• Ensure bowel edges are not exposed to drying air.
    • Avoid compressing the bowel, it should remain mobile but protected.
  • Monitor the bowel every 15 minutes for dusky or blanching colour changes:
    • remove and rewrap as above if compression, kinking or twisting is suspected.
  • Support the intestines to prevent occlusion of the blood supply where the bowel exits the defect in the abdominal wall:
    • if necessary support the exposed intestines with your hands.
    • where possible, nurse the neonate on their right side, with the wrapped bowel supported perpendicular to the umbilicus using a rolled towel or equivalent.
    • if you have any concerns regarding bowel colour, position or viability, discuss immediately with the paediatric surgical team, and seek senior medical advice.
      Figure 1: gastroschisis
      Figure 1
      Figure 2: 28 week gastroschisis
      Figure 2

       

Perinatal Unit

General

  • The objective in all babies is to stabilise and transfer within four hours of birth.
  • If the baby is delivered at Monash Health Clayton (co-located with MCH) the objective is to close the gastroschisis or achieve silo cover within six hours of birth.
  • Notify PIPER (1300 137 650) when the baby is born (do not wait until stabilisation is complete).
  • Manage the airway, breathing and any cardiovascular instability as per standard practice.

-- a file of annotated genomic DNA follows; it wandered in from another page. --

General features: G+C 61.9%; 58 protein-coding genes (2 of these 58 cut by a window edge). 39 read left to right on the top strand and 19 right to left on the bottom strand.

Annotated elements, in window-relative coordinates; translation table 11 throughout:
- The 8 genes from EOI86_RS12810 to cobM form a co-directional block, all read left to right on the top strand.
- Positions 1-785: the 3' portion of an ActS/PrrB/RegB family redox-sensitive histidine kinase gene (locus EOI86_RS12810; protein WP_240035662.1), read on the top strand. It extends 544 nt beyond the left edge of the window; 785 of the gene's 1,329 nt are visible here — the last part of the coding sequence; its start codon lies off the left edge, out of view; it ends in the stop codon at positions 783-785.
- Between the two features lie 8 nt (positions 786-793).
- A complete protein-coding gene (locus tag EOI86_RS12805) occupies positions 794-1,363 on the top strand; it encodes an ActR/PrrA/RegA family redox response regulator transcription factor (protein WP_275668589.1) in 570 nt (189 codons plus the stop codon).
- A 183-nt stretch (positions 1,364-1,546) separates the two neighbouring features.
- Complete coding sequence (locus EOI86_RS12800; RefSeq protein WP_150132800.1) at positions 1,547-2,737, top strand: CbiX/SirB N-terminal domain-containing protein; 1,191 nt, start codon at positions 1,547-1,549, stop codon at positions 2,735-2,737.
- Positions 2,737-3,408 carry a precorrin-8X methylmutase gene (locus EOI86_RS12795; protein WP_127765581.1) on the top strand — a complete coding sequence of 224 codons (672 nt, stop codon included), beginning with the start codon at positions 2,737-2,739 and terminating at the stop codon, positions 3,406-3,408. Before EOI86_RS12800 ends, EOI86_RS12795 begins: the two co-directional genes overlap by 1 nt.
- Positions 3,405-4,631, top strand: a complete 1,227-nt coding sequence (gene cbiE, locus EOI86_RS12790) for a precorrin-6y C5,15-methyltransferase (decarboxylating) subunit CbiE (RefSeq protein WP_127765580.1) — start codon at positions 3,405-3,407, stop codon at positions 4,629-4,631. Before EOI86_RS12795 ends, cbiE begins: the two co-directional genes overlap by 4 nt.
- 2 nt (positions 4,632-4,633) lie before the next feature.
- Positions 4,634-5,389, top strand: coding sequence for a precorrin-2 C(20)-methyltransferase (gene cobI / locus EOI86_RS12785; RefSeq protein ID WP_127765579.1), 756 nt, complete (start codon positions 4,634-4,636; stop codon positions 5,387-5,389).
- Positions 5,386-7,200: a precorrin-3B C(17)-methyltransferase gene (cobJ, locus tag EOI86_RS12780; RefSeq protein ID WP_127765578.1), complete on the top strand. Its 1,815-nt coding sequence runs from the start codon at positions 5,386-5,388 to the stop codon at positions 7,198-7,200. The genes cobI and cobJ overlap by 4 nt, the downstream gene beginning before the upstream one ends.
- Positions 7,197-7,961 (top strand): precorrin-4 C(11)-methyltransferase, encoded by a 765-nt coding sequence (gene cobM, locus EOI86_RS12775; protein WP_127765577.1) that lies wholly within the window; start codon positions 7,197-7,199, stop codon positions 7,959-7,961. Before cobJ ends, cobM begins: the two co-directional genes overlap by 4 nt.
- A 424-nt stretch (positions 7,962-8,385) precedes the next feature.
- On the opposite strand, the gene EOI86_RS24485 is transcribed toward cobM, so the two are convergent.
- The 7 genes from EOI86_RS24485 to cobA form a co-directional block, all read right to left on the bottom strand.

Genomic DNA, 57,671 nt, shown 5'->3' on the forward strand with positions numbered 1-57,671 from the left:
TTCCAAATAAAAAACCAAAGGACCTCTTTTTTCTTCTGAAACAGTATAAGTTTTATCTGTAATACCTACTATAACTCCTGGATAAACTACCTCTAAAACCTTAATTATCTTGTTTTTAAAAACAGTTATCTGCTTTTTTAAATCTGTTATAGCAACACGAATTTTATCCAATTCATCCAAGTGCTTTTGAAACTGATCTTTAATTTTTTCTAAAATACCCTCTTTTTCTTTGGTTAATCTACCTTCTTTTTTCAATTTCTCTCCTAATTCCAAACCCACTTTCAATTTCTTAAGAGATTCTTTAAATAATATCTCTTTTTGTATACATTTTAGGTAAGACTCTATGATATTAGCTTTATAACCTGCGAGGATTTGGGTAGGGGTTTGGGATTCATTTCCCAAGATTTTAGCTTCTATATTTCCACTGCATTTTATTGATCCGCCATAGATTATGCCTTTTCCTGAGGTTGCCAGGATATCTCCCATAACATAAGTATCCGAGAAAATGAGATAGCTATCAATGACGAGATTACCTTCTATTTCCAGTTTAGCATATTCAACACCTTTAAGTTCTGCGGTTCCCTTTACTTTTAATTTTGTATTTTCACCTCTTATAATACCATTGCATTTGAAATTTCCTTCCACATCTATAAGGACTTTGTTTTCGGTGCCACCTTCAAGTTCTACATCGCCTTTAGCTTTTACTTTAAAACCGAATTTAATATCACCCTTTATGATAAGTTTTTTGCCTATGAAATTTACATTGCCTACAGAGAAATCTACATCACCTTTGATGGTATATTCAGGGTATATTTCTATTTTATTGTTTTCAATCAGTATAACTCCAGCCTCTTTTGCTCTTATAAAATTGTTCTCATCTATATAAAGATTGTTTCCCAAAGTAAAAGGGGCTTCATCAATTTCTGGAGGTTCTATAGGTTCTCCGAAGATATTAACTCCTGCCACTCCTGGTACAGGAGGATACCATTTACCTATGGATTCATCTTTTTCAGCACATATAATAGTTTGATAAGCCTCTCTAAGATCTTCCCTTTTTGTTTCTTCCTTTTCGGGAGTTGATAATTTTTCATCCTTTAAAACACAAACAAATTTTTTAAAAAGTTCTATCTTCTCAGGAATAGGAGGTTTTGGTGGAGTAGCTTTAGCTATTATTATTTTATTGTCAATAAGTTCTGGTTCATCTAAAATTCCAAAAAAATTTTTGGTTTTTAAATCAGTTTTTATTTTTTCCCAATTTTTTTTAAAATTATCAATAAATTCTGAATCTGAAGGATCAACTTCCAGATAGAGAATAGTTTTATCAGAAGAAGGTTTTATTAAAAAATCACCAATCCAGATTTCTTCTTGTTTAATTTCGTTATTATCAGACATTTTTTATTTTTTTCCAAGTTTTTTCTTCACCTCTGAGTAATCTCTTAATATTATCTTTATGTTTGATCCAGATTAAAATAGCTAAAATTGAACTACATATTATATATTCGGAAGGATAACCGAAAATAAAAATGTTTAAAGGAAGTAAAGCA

• Ensure the protruded abdominal contents remain wrapped and supported as per the methods described above.
  • Specifically, reassess the bowel status regularly to ensure it remains supported and not twisted.
  • Establish vascular access. The minimum required will be two peripheral IVCs. Arterial access is not required at this stage unless there is significant respiratory or circulatory compromise. Collect blood sample for baseline gas, electrolytes, glucose and culture when IV inserted.
  • Give intravenous benzylpenicillin and gentamicin.
  • Ensure the baby is clinically assessed for other congenital anomalies.
  • Ensure continued thermal control.

Fluids

  • Insensible losses will be unavoidably high.
  • Commence maintenance fluid 10% Dextrose at 60 ml/kg/day to maintain blood glucose >3 mmol/L.
  • Give a 20 ml/kg fluid bolus of normal saline within an hour of birth.
  • Run an additional 10 ml/kg/hr of normal saline as the default minimum ongoing replacement fluid.
  • Maintain an accurate fluid balance record for all infants, including gastric losses.
  • Review fluid balance and clinical status once a total of 40 ml/kg saline has been administered or as determined by the outcome of repeated assessment of capillary refill, heart rate, blood pressure and acid-base/lactate.
  • At this point, ongoing fluid replacement needs to take account of possible clotting factor dilution and/or the need for colloid as opposed to further crystalloid.
  • Consider adding KCL 10 mmol/L to nasogastric replacement fluid.